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Hume Studies

Volume 47, Issue 1, April 2022

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1. Hume Studies: Volume > 47 > Issue: 1
First Hume Studies Essay Prize Winner
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2. Hume Studies: Volume > 47 > Issue: 1
John P. Wright In Memoriam: Michael Alexander Stewart (1937–2021)
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3. Hume Studies: Volume > 47 > Issue: 1
Elizabeth S. Radcliffe, Mark G. Spencer Editors’ Introduction
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4. Hume Studies: Volume > 47 > Issue: 1
Hsueh Qu Skepticism in Hume’s Dialogues
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In this paper, I examine the epistemological positions of Philo and Cleanthes in the Dialogues. I find that Philo’s attitude towards skepticism mirrors that of the first Enquiry, most notably in its endorsement of mitigated skepticism, and its treatment of religious reasoning as distinctly discontinuous with science and philosophy. Meanwhile, Cleanthes’s epistemological framework corresponds to that of the Treatise, most notably in its adoption of something like the Title Principle, and its treatment of some forms of religious reasoning as broadly continuous with science and philosophy. It is not merely that the epistemological systems of the Treatise and Enquiry are echoed in Cleanthes’s and Philo’s positions respectively; these frameworks seem to clarify, provide a substantive basis for, and render more complete their somewhat piecemeal statements on this topic in the Dialogues. Thus, Philo’s and Cleanthes’s dispute is not limited to the theological, but extends to the epistemological.
5. Hume Studies: Volume > 47 > Issue: 1
Daryl Ooi Hume’s Fragment on Evil
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Since its relatively recent publication (1995), Hume’s Fragment on Evil has re­ceived little sustained analysis. References to the Fragment tend to be scarce, and at best, only parts of the Fragment are cited at any time. This essay presents an interpretation of the Fragment that considers the text in its entirety, emphasizing its overall argumentative features and structure. This essay begins by providing an introduction to the background of the Fragment, arguing that Hume was likely responding, in part, to Butler’s Analogy. It then examines the aims and methodology of the Fragment. In this, it considers Hume’s naturalistic and experimental epistemology, and his mitigated skepticism. The Fragment is presented as a discussion about our ability to know the moral attributes of God. The rest of the essay discusses the three strategies Hume employs to answer this question. Further, it considers Hume’s own distinction between a philosophical response to the question (its foundation in reason) and a psychological one (its origin in human nature). Throughout the essay, I provide an evaluation of Hume’s key arguments and point out several connections the Fragment has with other texts in Hume’s corpus. I conclude by suggesting that these connections indicate that the Fragment represent Hume’s own views.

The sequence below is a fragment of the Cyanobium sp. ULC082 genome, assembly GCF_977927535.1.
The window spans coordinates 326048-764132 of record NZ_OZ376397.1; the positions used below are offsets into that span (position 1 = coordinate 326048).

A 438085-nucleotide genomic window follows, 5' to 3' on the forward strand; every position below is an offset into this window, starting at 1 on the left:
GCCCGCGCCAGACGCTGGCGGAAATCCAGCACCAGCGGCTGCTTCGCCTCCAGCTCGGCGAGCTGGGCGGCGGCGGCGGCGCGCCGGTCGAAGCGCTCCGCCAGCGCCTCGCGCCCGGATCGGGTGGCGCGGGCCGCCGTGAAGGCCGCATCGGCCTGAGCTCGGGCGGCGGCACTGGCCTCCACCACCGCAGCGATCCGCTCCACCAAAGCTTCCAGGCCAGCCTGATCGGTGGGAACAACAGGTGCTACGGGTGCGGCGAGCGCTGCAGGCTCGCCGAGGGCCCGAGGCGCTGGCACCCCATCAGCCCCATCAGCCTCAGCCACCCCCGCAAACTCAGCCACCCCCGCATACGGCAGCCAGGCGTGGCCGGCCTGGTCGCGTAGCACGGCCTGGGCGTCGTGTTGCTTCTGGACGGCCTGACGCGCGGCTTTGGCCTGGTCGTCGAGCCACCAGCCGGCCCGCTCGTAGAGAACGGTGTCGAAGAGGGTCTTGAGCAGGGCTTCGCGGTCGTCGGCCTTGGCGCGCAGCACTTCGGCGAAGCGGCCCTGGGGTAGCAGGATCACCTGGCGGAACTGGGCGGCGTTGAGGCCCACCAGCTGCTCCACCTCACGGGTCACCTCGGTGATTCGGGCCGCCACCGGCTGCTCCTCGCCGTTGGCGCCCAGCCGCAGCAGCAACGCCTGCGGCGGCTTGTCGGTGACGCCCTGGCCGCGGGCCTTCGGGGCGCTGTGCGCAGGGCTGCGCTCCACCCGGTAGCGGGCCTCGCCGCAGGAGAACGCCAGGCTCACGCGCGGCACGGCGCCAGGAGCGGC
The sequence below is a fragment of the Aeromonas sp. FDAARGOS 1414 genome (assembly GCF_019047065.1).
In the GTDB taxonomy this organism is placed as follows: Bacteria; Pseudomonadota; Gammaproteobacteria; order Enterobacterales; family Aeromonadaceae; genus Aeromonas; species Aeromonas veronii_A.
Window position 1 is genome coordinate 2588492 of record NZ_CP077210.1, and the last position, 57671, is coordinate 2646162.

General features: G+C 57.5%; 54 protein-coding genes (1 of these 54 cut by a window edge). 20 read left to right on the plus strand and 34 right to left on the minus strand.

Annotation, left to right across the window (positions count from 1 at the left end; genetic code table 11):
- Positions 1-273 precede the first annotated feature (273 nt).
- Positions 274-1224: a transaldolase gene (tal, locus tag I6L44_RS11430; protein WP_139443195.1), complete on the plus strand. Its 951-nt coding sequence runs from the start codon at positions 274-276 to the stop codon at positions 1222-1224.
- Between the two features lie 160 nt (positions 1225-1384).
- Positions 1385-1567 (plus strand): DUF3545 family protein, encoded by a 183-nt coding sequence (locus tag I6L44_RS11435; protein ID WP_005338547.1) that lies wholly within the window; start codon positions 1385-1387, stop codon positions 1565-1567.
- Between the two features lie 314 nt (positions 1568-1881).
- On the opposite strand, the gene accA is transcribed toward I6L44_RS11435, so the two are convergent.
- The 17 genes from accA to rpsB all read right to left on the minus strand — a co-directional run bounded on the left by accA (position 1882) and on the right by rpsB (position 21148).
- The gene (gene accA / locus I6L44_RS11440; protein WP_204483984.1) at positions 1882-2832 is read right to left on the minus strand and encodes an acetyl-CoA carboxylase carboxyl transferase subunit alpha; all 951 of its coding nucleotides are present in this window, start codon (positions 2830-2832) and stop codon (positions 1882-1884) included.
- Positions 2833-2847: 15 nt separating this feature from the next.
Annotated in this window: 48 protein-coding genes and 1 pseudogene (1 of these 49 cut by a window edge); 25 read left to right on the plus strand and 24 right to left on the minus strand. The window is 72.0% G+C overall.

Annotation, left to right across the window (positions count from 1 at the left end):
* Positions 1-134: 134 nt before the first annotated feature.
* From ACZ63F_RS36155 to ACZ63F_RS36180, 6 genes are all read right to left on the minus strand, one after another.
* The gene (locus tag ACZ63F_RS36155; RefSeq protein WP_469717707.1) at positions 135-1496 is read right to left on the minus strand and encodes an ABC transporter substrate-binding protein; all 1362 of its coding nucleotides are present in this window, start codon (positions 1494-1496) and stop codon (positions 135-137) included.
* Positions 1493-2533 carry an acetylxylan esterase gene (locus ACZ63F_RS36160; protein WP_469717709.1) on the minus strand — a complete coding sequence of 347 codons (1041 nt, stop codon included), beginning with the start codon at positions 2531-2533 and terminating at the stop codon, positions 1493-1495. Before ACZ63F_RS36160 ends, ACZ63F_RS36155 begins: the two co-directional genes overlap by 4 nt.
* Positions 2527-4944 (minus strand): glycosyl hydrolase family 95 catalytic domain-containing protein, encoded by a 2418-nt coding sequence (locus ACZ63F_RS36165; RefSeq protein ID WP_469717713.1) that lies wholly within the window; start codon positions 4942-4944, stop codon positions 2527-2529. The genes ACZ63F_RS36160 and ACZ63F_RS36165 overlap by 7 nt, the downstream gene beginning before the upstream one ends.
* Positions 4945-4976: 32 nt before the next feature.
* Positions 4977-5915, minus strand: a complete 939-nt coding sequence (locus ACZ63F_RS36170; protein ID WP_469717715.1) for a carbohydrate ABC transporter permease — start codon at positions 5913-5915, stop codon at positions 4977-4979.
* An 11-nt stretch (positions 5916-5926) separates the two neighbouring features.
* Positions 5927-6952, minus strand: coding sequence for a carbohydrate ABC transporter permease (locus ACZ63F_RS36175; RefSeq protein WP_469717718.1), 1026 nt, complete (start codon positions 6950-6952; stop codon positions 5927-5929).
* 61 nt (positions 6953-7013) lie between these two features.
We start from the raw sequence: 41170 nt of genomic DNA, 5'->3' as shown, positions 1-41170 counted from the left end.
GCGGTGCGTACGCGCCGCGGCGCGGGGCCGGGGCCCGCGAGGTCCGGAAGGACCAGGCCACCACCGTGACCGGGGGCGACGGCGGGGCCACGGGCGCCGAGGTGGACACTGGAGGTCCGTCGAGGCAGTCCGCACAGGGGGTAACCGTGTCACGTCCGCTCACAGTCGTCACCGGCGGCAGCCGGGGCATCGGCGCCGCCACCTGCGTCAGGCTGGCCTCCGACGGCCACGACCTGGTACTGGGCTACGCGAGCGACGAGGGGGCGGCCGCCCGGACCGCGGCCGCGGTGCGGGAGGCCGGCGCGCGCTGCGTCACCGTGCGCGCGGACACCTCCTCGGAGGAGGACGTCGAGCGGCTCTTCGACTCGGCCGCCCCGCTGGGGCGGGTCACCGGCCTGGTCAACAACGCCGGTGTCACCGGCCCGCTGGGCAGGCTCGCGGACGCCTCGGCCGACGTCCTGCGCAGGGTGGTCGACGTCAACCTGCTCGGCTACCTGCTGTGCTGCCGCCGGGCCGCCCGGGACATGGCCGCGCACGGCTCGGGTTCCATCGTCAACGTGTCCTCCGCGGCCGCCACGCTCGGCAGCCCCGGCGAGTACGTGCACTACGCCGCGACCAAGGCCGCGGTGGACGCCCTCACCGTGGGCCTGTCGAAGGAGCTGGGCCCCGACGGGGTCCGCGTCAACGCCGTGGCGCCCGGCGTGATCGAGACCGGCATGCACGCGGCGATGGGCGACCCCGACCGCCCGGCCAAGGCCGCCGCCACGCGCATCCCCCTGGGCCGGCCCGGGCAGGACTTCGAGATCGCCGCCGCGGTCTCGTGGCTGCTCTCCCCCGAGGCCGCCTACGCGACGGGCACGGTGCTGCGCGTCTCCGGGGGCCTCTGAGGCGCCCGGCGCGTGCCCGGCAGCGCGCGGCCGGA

6. Hume Studies: Volume > 47 > Issue: 1
Graham Clay Hume’s Incredible Demonstrations
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Commentators have rightly focused on the reasons why Hume maintains that the conclusions of skeptical arguments cannot be believed, as well as on the role these arguments play in Hume’s justification of his account of the mind. Nevertheless, Hume’s interpreters should take more seriously the question of whether Hume holds that these arguments are demonstrations. Only if the arguments are demonstrations do they have the requisite status to prove Hume’s point—and justify his confidence—about the nature of the mind’s belief-generating faculties. In this paper, I treat Hume’s argument against the primary/secondary quality distinction as my case study, and I argue that it is intended by Hume to be a demonstration of a special variety.
7. Hume Studies: Volume > 47 > Issue: 1